Here’s what the security company in the SingHealth data breach plans to change about its operations

IHiS announced new measures it is taking to improve cybersecurity across the public healthcare system, following a massive SingHealth data breach earlier this year.

The public healthcare sector’s IT vendor, Integrated Health Information Systems (IHiS), yesterday (Nov 1) announced a number of new measures it is taking to improve cybersecurity across the public healthcare system.


IHiS, which is owned by MOH Holdings, was implicated in the massive SingHealth data breach earlier this year, which saw the personal and medical information of 1.5 million Singaporeans, including PM Lee Hsien Loong, accessed and stolen by hackers.

An investigation into the incident revealed that the breach occurred because of a weak password on a computer, dormant admin accounts, and IHiS staff failing to immediately report suspicious account activity.

Here are some of the changes IHiS is promising to implement:

1. Teach staff to report suspicious activity quickly

The company said it is implementing a rule that suspicious IT incidents must be reported within 24 hours, whether or not initial investigations confirm them as security breaches. It also said it would provide training to its security team to understand advanced hacking techniques and how to identify them.

2.  Use stronger passwords on computers

The company said it would improve its ability to “manage complex passwords centrally” and automatically update and protect administrator accounts linked to 60,000 devices, including desktops and laptops in public hospitals.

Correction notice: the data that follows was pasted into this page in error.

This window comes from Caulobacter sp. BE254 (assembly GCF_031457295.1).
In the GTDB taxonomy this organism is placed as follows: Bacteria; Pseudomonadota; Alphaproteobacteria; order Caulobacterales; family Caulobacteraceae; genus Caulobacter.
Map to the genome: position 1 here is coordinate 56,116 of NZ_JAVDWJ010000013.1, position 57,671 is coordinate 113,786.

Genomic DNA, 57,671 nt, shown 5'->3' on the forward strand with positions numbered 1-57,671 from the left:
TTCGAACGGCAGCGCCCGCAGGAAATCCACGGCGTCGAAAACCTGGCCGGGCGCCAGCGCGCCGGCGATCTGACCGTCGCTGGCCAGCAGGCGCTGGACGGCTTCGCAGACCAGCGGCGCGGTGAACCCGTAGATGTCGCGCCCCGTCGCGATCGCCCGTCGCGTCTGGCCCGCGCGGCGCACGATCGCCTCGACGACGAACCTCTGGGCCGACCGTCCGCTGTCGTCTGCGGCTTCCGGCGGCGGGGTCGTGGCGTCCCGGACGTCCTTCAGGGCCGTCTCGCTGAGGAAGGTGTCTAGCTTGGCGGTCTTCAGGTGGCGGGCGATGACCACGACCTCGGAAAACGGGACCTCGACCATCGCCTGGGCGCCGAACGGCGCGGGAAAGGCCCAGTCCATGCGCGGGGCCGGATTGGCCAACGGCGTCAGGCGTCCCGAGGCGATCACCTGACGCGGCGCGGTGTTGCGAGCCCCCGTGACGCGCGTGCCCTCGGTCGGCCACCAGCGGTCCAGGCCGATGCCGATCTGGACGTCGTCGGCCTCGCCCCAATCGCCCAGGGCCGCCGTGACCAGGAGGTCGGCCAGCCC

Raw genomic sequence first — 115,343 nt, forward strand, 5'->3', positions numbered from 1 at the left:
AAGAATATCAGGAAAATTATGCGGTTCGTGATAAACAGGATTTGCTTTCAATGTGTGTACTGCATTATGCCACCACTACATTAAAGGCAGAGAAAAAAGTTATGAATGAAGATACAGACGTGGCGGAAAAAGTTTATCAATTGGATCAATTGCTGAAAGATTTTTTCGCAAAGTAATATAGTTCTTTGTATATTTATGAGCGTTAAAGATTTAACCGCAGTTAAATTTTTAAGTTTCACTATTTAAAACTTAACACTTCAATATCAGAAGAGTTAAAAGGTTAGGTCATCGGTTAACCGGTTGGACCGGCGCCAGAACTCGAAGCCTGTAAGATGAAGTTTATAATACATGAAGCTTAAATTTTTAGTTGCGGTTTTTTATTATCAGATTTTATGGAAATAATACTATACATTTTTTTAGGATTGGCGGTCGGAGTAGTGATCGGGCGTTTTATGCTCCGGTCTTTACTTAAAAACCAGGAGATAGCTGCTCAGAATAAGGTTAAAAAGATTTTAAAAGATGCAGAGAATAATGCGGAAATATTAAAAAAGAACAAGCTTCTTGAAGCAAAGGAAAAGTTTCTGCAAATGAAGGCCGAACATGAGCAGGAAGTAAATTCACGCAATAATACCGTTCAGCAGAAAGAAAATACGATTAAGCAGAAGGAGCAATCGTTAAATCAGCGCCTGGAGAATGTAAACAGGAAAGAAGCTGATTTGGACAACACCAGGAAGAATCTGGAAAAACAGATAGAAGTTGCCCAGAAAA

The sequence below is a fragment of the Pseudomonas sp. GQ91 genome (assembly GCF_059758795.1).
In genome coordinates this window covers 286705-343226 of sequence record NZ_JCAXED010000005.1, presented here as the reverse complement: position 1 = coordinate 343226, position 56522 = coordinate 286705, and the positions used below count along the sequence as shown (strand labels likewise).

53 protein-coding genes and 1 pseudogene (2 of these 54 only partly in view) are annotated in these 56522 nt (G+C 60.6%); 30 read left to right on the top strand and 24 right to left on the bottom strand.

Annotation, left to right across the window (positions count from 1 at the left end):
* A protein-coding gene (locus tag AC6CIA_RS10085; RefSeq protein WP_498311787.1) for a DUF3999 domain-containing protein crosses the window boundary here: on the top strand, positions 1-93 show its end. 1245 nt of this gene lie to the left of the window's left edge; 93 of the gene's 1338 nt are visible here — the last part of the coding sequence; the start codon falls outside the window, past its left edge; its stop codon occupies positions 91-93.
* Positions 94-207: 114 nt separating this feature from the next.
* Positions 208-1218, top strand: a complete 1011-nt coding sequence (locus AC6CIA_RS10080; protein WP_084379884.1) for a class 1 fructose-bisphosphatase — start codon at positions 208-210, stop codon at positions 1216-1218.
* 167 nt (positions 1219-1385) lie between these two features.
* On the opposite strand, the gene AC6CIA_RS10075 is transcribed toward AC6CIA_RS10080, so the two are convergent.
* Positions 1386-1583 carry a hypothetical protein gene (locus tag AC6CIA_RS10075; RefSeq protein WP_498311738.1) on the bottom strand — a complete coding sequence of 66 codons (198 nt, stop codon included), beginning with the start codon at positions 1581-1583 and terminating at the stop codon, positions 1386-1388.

It would also implement two-factor authentication for admin logins. Similar to logins for bank accounts, this requires a one time password sent via SMS or a security token in order to access the account.

3. Be stricter about who gets access to information

Admin access to network servers will be subject to more stringent restrictions, and only authorised devices with updated anti-virus and anti-malware software will be able to sign in.

4. Actively try to find suspicious account activity

The company said it would implement proactive searches to detect suspicious activities that might have “evaded detection”, and would upgrade its access management with statistical modelling, analytics and AI to find unusual account activities faster. It plans to upgrade its clinic management software, Allscripts Sunrise, to block bulk requests for information and send an alert.

5. Install more sophisticated anti-malware blockers on servers and computers

After the data breach, IHiS promised to install Advanced Threat Protection systems on all devices by the end of the year – up from its original 2020 deadline. This technology protects devices against state-backed advanced persistent threat actors, which are said to be behind the SingHealth attack, according to The Straits Times.

6. Review and test the security of other medical record systems

As a precaution, the company will be reviewing the cybersecurity measures for other healthcare systems like public records of patient data. It added that the National Electronic Health Record system is being tested by GovTech, the Cyber Security Agency of Singapore, and external consultant PwC.

7. Consider using virtual browsers on computers

The company said it is working with the Ministry of Health to find an alternative way for healthcare workers to access the internet securely. It is testing out the possibility of using a virtual browser – meaning website content will be isolated and reproduced in a “contained environment” – to reduce the chances of downloading and launching malicious files.

Read also: Here are 4 ways businesses – especially in healthcare – can avoid an embarrassing data breach